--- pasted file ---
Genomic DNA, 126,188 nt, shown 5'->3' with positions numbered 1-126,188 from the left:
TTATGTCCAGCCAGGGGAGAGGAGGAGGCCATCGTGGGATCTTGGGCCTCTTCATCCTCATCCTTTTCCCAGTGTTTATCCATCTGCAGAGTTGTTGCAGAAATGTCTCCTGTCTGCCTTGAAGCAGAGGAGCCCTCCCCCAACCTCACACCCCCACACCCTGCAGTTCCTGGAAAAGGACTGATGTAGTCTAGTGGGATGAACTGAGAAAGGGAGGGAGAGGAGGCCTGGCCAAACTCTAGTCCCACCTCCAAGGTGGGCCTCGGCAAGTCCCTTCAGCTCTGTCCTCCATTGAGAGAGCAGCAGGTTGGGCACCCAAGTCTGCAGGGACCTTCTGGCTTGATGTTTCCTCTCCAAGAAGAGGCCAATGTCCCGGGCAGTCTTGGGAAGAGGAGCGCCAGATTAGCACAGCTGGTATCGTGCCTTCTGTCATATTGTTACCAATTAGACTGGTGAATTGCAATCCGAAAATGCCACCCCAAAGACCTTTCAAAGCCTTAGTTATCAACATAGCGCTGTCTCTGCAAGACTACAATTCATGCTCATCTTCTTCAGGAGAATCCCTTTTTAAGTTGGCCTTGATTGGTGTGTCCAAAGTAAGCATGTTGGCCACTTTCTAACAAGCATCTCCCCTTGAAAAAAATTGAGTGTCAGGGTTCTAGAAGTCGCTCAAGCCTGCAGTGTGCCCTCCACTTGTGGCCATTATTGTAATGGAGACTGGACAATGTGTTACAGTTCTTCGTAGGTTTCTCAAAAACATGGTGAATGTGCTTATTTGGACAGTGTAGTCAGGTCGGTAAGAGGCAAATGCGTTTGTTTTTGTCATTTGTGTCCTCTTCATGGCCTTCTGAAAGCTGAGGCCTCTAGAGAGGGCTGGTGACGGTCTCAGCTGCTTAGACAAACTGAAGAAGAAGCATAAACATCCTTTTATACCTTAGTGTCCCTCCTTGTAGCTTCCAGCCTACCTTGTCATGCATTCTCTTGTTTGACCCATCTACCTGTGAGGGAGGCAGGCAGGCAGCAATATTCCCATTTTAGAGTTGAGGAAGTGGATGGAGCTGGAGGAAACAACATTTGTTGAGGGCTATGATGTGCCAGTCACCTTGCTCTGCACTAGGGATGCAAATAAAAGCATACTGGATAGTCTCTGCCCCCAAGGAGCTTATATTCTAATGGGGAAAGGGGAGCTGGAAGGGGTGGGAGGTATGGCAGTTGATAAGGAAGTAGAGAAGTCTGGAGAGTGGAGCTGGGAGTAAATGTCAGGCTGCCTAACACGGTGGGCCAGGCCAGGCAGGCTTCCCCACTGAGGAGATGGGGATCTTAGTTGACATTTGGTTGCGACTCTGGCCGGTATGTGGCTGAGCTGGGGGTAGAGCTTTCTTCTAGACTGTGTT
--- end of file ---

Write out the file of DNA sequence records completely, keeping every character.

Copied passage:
Genomic DNA, 126,188 nt, shown 5'->3' with positions numbered 1-126,188 from the left:
TTATGTCCAGCCAGGGGAGAGGAGGAGGCCATCGTGGGATCTTGGGCCTCTTCATCCTCATCCTTTTCCCAGTGTTTATCCATCTGCAGAGTTGTTGCAGAAATGTCTCCTGTCTGCCTTGAAGCAGAGGAGCCCTCCCCCAACCTCACACCCCCACACCCTGCAGTTCCTGGAAAAGGACTGATGTAGTCTAGTGGGATGAACTGAGAAAGGGAGGGAGAGGAGGCCTGGCCAAACTCTAGTCCCACCTCCAAGGTGGGCCTCGGCAAGTCCCTTCAGCTCTGTCCTCCATTGAGAGAGCAGCAGGTTGGGCACCCAAGTCTGCAGGGACCTTCTGGCTTGATGTTTCCTCTCCAAGAAGAGGCCAATGTCCCGGGCAGTCTTGGGAAGAGGAGCGCCAGATTAGCACAGCTGGTATCGTGCCTTCTGTCATATTGTTACCAATTAGACTGGTGAATTGCAATCCGAAAATGCCACCCCAAAGACCTTTCAAAGCCTTAGTTATCAACATAGCGCTGTCTCTGCAAGACTACAATTCATGCTCATCTTCTTCAGGAGAATCCCTTTTTAAGTTGGCCTTGATTGGTGTGTCCAAAGTAAGCATGTTGGCCACTTTCTAACAAGCATCTCCCCTTGAAAAAAATTGAGTGTCAGGGTTCTAGAAGTCGCTCAAGCCTGCAGTGTGCCCTCCACTTGTGGCCATTATTGTAATGGAGACTGGACAATGTGTTACAGTTCTTCGTAGGTTTCTCAAAAACATGGTGAATGTGCTTATTTGGACAGTGTAGTCAGGTCGGTAAGAGGCAAATGCGTTTGTTTTTGTCATTTGTGTCCTCTTCATGGCCTTCTGAAAGCTGAGGCCTCTAGAGAGGGCTGGTGACGGTCTCAGCTGCTTAGACAAACTGAAGAAGAAGCATAAACATCCTTTTATACCTTAGTGTCCCTCCTTGTAGCTTCCAGCCTACCTTGTCATGCATTCTCTTGTTTGACCCATCTACCTGTGAGGGAGGCAGGCAGGCAGCAATATTCCCATTTTAGAGTTGAGGAAGTGGATGGAGCTGGAGGAAACAACATTTGTTGAGGGCTATGATGTGCCAGTCACCTTGCTCTGCACTAGGGATGCAAATAAAAGCATACTGGATAGTCTCTGCCCCCAAGGAGCTTATATTCTAATGGGGAAAGGGGAGCTGGAAGGGGTGGGAGGTATGGCAGTTGATAAGGAAGTAGAGAAGTCTGGAGAGTGGAGCTGGGAGTAAATGTCAGGCTGCCTAACACGGTGGGCCAGGCCAGGCAGGCTTCCCCACTGAGGAGATGGGGATCTTAGTTGACATTTGGTTGCGACTCTGGCCGGTATGTGGCTGAGCTGGGGGTAGAGCTTTCTTCTAGACTGTGTT